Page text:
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Today, in San Francisco, stands the monumental Gadar Memorial Hall. 103 years ago, it was purchased by members of the Indian American community who founded an organization to aid in freeing India from British control. The hall is now a museum, recognized by the Indian government. I am an IndianAmerican, born and raised in the United States, but until today, when I spoke to Inder Singh, chief volunteer of the Indian American Heritage Foundation, I had never heard about Gadar Memorial Hall.

The Indian American Heritage Foundation, founded 30 years ago aims to educate Indian youth living in Southern California about the history of Indians in the United States and also about the rich cultural traditions of their homeland. As part of this process, the foundation recognizes IndianAmerican high school and middle school students who really exemplify what it means to be dedicated and hardworking in their communities.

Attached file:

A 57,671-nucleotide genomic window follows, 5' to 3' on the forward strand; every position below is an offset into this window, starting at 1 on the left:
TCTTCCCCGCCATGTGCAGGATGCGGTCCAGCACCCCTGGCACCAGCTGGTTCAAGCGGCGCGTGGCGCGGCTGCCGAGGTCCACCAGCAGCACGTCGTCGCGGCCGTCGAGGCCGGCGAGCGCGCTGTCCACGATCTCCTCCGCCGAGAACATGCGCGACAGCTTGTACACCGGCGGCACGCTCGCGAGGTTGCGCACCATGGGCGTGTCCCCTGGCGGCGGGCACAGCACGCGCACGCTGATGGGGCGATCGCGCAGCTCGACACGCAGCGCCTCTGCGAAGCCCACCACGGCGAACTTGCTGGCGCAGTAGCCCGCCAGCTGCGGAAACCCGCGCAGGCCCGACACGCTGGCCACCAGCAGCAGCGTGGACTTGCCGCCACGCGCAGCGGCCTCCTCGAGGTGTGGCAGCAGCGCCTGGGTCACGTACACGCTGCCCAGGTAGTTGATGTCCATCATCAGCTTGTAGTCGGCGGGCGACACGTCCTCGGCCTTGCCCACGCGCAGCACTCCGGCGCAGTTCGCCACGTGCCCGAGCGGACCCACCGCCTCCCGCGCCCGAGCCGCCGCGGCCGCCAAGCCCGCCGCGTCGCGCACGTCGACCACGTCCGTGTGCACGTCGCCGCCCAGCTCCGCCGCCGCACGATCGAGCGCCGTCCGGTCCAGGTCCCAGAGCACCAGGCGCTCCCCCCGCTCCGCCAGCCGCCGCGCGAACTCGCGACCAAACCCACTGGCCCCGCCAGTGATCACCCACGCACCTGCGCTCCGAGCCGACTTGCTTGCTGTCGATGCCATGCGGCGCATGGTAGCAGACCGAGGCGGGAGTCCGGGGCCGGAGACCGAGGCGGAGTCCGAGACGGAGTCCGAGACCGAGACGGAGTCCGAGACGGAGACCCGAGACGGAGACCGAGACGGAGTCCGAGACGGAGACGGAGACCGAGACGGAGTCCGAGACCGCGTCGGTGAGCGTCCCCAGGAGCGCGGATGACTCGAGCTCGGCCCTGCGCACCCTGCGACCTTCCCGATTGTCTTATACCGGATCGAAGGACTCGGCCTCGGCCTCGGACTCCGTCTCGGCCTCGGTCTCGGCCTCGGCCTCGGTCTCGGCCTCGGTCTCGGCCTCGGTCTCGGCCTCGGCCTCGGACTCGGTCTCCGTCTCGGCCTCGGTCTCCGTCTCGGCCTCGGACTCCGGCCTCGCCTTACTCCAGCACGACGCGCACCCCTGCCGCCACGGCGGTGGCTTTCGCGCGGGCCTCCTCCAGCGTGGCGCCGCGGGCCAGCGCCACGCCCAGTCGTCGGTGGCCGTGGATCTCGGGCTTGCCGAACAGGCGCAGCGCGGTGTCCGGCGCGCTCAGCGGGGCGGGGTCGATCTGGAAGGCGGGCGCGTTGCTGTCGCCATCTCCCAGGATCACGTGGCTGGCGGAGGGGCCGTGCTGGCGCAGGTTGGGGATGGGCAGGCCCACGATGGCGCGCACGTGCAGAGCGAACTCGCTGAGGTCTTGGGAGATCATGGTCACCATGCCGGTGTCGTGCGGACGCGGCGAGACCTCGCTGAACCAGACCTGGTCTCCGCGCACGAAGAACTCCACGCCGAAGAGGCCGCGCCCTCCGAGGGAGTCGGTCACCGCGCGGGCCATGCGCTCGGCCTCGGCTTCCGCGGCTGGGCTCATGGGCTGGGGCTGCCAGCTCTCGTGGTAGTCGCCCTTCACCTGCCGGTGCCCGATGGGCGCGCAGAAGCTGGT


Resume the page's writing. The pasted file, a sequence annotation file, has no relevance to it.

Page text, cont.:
The meritorious students are judged based upon a standard criteria, with their SAT score, GPA, extracurriculars, and knowledge about India taken into consideration. On a hundred point scale, GPA and SAT are weighted at 35% each, in addition to extracurriculars counting for 15%. The applicants are also given a 3040 page booklet about Indian history and culture, which they have to thoroughly read and are quizzed on. Their points on this quiz account for the last 15%. The purpose of the quiz is to inspire students to learn more about the struggles and successes of Indians and the effects they’ve had in India and in the United States. The foundation’s committee also understands that not all talents circle around academics, so they award students who excel in visual/performing arts, sports, community service, or STEM as well.

Almost 250 people are expected to attend the celebration in its 30th year to commemorate students who are not only high achievers, but also appreciate and aspire to learn more about Indian culture.

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